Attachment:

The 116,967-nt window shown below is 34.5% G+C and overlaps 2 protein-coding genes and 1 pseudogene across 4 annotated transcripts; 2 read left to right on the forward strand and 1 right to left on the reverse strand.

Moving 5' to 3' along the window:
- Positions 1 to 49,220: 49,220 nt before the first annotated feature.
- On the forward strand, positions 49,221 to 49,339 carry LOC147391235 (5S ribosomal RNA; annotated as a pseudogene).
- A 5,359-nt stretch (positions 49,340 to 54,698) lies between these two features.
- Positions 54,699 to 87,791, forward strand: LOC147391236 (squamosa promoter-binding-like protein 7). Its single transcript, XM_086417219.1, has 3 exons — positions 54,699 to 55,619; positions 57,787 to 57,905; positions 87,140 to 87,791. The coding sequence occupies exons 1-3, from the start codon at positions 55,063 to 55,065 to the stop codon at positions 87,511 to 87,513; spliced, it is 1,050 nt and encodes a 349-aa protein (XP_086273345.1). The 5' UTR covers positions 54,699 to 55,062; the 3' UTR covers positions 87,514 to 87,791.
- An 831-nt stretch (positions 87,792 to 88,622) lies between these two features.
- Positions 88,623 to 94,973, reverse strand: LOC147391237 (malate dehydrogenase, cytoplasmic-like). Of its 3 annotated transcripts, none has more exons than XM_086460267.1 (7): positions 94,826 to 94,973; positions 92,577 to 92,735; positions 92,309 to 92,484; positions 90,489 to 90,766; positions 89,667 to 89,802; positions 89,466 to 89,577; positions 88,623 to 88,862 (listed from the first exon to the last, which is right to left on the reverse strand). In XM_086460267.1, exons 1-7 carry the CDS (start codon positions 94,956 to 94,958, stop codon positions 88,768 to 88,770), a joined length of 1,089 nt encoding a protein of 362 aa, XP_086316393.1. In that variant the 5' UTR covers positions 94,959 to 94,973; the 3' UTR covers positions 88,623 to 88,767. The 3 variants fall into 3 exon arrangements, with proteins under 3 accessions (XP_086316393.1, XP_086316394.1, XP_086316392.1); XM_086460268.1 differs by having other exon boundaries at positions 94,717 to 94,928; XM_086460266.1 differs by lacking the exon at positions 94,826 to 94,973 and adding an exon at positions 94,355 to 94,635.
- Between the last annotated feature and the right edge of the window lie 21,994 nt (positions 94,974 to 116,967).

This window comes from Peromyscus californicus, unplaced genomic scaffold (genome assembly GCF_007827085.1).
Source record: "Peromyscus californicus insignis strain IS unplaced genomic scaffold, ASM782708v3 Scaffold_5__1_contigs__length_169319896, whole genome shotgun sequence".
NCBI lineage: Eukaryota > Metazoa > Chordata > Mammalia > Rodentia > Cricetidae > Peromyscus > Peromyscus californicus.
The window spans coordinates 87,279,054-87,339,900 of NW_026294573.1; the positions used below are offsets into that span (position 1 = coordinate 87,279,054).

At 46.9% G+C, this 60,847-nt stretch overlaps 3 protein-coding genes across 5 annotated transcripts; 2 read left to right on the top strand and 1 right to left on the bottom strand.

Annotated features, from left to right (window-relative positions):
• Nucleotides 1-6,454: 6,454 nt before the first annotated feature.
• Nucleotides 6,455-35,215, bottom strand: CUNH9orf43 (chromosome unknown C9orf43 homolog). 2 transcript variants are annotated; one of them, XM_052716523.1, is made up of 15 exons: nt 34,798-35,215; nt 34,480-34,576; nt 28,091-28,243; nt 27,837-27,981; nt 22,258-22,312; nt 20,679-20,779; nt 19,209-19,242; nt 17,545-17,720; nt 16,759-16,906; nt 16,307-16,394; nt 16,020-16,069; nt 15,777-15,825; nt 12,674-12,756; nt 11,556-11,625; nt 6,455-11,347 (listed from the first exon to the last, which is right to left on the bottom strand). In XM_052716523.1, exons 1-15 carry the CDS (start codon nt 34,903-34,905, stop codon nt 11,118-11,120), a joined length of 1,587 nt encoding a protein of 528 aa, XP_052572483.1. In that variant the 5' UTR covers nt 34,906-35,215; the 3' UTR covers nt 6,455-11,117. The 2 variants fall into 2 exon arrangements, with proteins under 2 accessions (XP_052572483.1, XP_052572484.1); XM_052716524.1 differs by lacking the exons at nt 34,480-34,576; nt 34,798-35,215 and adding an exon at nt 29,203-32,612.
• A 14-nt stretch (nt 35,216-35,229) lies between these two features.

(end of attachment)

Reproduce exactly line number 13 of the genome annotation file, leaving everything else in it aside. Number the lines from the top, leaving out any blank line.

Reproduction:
The window spans coordinates 87,279,054-87,339,900 of NW_026294573.1; the positions used below are offsets into that span (position 1 = coordinate 87,279,054).